With over 2.5 million Muslims now living in the United States, including many who were born in this country, it is very likely that you will have Muslim coworkers, customers, managers and / or employees. So it is important to understand some of the items which may come up in the workplace with this aspect of religious and multicultural diversity.
Here are just three items to consider:
1) The Muslim religious obligation. For the devout Muslim, the most holy time when many Muslims go to their mosque to worship is Friday at noon. Many Muslims would appreciate having an extended lunch hour to attend services. I once had a devout Muslim working for me, and I made sure to never schedule a department meeting around noon on Fridays nor expected him to attend key meetings around the time.
2) Interaction with women. The devout Muslim woman is not allowed to have physical contact except with her husband or close male relative. This may be important to consider when a female Muslim work associate is being introduced to a male. Often our custom is to shake hands when introduced, but this may not be feasible in this case. If you know you are being introduced to a Muslim woman, simply nod your head in acknowledgement and say “very glad to meet you.” If you are unaware that the woman is Muslim and she does not extent her hand back to you, please do not be offended. I would hope that the Muslim woman would be gracious and say something like “my religion does not permit me to touch a male, but I am very glad to be here and to meet you.”3) Traditional dress. Wearing a hijab, or headscarf, is for many Muslim women a visible expression of the faith, piety or modesty. There have already been several cases brought to the EEOC (Employment Equal Opportunity Commission) from employers who felt this dress violated corporate dress codes, especially in customer-facing roles, and in most cases, the EEOC sides with the employee. One of the most visible cases was the clothing store Abercrombie and Fitch’s refusal to hire Samantha Elauf, a Muslim, because of her religious practice of wearing a hijab. (See EEOC press release about this case.)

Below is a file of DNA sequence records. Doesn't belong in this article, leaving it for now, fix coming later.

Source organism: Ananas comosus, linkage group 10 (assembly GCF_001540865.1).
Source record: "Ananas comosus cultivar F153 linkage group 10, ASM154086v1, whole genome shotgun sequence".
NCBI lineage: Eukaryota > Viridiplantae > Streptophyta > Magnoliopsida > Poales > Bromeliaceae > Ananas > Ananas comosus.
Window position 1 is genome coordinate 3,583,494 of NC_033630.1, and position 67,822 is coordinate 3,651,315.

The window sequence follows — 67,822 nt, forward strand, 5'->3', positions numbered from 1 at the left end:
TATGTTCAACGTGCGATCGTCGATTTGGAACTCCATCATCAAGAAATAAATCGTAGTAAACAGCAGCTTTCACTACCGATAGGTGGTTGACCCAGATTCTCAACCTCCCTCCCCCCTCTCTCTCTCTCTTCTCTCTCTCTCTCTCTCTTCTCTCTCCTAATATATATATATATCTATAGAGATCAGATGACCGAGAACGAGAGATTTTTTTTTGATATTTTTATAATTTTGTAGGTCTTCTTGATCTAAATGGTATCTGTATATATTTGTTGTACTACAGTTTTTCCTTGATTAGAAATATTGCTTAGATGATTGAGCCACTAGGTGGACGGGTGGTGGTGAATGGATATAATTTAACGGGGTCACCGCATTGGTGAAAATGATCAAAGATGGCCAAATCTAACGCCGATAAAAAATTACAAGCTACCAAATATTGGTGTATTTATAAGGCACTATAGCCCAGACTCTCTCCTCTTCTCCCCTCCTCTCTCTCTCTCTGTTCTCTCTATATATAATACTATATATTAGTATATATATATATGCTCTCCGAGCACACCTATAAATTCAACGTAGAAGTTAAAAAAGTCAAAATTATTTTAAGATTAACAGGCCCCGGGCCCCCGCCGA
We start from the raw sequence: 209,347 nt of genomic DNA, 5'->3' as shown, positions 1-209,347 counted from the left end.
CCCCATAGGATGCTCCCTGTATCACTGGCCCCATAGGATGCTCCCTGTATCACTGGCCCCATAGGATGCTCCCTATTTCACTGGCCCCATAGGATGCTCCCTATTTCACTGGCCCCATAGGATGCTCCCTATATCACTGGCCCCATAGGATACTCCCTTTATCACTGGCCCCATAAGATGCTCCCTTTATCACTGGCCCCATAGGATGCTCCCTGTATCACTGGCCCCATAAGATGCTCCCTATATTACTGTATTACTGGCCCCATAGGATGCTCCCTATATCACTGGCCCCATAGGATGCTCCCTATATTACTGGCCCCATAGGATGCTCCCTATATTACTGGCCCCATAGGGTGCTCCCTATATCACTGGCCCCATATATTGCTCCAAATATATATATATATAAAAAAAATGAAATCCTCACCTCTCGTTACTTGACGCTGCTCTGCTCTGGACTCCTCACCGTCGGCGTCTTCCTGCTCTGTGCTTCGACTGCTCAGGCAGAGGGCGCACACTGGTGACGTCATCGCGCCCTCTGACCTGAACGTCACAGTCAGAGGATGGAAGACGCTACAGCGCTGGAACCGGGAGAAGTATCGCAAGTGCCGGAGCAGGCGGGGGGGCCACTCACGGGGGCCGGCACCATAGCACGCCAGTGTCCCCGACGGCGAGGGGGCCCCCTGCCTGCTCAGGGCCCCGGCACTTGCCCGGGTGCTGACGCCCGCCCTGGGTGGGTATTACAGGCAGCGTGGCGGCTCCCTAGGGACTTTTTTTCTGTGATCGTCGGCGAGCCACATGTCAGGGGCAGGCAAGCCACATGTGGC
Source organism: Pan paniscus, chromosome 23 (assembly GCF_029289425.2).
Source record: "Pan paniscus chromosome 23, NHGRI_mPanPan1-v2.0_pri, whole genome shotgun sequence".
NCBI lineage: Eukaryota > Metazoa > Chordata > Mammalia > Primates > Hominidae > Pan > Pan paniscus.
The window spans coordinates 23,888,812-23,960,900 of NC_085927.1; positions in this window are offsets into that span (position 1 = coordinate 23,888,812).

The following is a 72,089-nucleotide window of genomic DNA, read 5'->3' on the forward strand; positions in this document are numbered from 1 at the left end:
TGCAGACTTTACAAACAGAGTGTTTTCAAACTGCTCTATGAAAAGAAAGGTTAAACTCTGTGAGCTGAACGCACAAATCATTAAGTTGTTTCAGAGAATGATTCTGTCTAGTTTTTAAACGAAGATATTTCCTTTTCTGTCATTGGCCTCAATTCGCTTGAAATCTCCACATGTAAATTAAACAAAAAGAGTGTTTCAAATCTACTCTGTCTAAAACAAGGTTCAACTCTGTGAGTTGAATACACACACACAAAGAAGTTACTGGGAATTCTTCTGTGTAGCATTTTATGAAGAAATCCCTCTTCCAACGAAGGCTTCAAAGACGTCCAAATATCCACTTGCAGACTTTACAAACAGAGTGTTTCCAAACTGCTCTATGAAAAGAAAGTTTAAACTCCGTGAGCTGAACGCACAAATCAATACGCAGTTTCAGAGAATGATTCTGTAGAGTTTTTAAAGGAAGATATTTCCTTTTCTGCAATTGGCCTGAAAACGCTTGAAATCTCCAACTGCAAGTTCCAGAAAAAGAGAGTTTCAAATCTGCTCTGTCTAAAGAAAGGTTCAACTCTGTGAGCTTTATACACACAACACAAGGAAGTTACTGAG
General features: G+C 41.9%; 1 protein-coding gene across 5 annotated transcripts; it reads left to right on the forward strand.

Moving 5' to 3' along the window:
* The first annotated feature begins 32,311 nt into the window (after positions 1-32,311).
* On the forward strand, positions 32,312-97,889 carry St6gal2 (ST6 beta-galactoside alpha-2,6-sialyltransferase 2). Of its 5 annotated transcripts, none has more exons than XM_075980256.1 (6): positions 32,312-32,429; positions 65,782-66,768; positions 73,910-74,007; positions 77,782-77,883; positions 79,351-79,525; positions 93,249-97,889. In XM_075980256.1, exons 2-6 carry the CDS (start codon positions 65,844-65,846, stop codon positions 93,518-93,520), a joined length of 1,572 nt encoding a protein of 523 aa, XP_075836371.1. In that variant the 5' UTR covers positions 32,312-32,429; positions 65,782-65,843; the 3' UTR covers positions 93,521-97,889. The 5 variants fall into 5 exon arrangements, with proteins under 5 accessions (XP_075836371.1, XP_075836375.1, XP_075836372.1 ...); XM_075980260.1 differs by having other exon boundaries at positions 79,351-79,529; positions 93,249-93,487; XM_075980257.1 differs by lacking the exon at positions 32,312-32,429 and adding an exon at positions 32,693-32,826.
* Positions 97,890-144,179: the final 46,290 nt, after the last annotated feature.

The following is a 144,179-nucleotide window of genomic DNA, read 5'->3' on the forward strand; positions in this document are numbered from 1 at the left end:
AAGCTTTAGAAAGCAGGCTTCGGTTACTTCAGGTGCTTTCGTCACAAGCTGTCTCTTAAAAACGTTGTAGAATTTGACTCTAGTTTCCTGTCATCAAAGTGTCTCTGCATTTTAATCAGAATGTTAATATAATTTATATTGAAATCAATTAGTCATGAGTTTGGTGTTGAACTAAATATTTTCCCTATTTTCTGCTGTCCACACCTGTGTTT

Here is an excellent resource available from the EEOC which goes in more depth on some these issues and additional ones.
Overall, these are simple and reasonable “religious accommodations” as with working with other people of faith in the workplace. It makes good business sense to provide a little flexibility and respect to build a workplace climate where everyone feels included, can be themselves, and bring the very best of their talent to the job.